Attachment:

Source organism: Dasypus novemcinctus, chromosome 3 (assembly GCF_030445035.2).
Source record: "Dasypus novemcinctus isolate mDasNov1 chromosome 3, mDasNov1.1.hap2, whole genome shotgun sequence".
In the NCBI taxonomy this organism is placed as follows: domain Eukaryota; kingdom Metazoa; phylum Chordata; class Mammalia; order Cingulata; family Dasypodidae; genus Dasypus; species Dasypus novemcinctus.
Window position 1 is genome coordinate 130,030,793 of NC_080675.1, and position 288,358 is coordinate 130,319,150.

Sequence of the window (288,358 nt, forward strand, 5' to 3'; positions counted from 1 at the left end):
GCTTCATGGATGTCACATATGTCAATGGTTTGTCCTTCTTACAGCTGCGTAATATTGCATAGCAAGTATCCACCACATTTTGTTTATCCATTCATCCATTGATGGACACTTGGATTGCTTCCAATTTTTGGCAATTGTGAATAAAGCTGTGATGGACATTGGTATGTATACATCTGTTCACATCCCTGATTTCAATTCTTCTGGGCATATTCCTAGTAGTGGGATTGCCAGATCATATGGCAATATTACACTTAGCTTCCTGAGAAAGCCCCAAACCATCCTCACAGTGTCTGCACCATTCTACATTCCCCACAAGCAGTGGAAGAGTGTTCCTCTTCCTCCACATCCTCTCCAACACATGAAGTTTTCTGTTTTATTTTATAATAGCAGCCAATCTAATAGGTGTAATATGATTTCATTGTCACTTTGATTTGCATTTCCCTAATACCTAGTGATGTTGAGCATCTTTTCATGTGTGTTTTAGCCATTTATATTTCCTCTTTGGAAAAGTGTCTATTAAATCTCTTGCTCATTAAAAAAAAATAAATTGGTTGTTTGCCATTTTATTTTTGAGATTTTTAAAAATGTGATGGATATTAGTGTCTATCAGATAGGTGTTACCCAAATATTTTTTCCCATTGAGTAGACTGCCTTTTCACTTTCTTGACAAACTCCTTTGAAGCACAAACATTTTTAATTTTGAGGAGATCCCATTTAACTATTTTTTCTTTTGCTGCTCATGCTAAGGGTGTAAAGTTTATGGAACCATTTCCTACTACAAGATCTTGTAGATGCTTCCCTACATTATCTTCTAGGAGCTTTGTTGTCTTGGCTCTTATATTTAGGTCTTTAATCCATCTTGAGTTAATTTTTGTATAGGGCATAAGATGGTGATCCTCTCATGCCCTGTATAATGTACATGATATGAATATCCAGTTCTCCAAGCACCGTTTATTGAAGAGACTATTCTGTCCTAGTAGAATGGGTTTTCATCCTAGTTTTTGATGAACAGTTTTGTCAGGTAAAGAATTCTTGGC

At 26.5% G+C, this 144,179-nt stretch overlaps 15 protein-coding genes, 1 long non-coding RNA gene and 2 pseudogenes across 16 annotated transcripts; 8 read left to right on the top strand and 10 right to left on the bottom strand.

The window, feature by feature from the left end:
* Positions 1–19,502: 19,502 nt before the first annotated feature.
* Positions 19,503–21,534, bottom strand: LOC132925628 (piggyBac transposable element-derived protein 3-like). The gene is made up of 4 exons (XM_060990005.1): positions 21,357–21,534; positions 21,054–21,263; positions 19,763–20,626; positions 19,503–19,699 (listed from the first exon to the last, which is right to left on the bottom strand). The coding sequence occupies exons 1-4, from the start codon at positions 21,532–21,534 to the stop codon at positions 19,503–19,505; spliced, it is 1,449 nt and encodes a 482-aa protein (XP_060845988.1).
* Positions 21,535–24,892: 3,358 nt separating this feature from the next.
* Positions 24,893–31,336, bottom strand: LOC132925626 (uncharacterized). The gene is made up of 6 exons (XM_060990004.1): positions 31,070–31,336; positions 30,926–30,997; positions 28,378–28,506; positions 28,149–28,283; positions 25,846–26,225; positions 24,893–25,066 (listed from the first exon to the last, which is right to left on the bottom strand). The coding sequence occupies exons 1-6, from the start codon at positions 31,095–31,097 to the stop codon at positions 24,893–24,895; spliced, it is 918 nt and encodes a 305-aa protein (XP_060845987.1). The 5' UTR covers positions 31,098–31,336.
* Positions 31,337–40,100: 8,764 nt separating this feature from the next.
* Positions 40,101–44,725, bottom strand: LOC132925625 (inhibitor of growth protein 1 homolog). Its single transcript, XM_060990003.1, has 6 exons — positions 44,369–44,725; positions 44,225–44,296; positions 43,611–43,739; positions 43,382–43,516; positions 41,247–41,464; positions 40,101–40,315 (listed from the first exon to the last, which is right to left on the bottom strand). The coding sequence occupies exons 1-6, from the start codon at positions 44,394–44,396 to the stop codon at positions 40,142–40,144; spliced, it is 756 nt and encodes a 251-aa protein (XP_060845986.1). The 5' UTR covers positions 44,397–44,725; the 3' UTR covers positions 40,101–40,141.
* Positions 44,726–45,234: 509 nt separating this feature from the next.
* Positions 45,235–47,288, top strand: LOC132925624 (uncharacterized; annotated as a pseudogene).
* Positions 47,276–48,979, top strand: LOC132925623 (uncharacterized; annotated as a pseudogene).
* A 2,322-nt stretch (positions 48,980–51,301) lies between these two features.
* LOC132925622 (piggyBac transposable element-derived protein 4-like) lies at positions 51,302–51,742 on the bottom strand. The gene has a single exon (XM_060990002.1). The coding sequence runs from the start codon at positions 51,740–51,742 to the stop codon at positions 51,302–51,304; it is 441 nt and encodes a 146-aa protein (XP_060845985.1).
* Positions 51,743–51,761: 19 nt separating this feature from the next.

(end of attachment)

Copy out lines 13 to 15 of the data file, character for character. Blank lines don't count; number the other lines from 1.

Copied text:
* Positions 31,337–40,100: 8,764 nt separating this feature from the next.
* Positions 40,101–44,725, bottom strand: LOC132925625 (inhibitor of growth protein 1 homolog). Its single transcript, XM_060990003.1, has 6 exons — positions 44,369–44,725; positions 44,225–44,296; positions 43,611–43,739; positions 43,382–43,516; positions 41,247–41,464; positions 40,101–40,315 (listed from the first exon to the last, which is right to left on the bottom strand). The coding sequence occupies exons 1-6, from the start codon at positions 44,394–44,396 to the stop codon at positions 40,142–40,144; spliced, it is 756 nt and encodes a 251-aa protein (XP_060845986.1). The 5' UTR covers positions 44,397–44,725; the 3' UTR covers positions 40,101–40,141.
* Positions 44,726–45,234: 509 nt separating this feature from the next.